The Altairs of Pittsburgh©2006JCMarion
The Altairs were a group of Pittsburgh high school students that put together a vocal group in 1957. The original members were Tim Johnson, William Herndon, Nathaniel Nelson, Ralph Terry, and Richard Harris. They were heard by Porky Chedwick and another area dee-jay named Sir Walter and were on their way to performing and recording. The father of Richard Harris became the manager of the group and soon there was a replacement of Tim Johnson by guitarist and vocalist George Benson. One of the radio personalities that worked with Porky at WAMO was named Bill Powell, and it was he who persuaded the group to come into the studio and try some backup work for other performers. One of these was Anna Mae Jackson and the song was called "Lover's Prayer". This song was coupled with an earlier tune by Jackson called "Just A Lonely Girl" and released on the local Memo label. This first release by the group went nowhere as far as sales and airplay were concerned, but the group did gain valuable experience in the performing arts.
The Altairs made a good
impression on the local music scene however, and they were rewarded
with many gigs in the area in support of many of the headliners of the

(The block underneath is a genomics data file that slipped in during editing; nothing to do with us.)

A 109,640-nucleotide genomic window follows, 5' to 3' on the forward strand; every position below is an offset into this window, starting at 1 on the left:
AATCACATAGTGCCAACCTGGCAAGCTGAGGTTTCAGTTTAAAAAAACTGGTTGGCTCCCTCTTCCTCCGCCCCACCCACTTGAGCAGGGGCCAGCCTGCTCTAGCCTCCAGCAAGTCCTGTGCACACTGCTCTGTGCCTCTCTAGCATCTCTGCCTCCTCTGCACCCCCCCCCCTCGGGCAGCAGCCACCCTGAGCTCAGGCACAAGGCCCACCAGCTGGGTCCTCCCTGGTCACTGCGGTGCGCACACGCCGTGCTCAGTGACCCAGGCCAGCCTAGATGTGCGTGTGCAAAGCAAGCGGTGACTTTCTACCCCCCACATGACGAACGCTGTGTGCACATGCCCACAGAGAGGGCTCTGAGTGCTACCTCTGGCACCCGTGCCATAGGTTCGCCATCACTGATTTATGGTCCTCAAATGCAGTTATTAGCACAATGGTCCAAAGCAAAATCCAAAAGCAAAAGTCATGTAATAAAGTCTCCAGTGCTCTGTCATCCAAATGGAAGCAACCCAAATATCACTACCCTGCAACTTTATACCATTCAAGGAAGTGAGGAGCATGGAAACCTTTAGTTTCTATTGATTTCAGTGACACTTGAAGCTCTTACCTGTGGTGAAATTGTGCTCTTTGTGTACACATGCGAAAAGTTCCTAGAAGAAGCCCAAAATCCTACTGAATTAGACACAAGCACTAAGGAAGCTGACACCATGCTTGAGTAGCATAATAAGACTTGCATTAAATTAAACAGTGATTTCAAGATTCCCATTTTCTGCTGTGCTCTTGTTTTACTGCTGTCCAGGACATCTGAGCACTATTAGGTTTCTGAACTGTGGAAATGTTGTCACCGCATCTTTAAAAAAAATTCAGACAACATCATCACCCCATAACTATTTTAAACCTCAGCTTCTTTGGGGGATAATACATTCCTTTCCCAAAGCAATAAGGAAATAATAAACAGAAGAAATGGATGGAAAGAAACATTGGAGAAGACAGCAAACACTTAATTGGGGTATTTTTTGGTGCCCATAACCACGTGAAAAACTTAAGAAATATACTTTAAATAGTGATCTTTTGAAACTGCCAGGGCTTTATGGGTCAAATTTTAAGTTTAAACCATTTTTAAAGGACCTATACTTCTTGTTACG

day. Billy Ford, a long time R & B performer who had gotten
national recognition as part of the "Billy & Lillie" duo (thanks to
Dick Clark) put the group in touch with Amy Records located in New
York. By this time in 1959 Benson was the lead singer for the group and
they recorded the songs "If You Love Me" and "Groovy Time" on Amy #
803. By the following year Benson had left the group and soon the group
was put in touch with song writer Otis Blackwell. Blackwell had also
been a recording artist in earlier years with R & B tunes such as
"Daddy Rolling Stone" and "Let The Daddy Hold You". He was soon to gain
world wide fame as a chief writer for Elvis Presley, and one of the
tunes he had The Altairs sing as a song demo was "Return To Sender" and
that arrangement was later used on the Presley single of the song.
The group next moved to
a professional partnership with Dinah Washington. Dinah had observed
the group performing in a night spot that she was a managing partner
in, and was impressed. She soon had them on tour as accompanying
performers and formed a vocal ensemble with some former members of The
Dells and were known as The Gents. With the untimely death of Dinah
Washington in 1963, the members of the Altairs went their seperate
ways. Two of the members joined a revamped version of The Marcels and
played the "oldies circuit" while George Benson became a major
performer in the early seventies winning Grammy awards for "This
Masquerade" for Record Of The Year, and a tremendous reworking of The
Drifters hit "On Broadway" among many others.
The Altairs were part of
the music scene in Pittsburgh for a number of years, and were an
influential part of the history in that city. That they are virtually
unknown outside of Pittsburgh is one of the harsh realities of the
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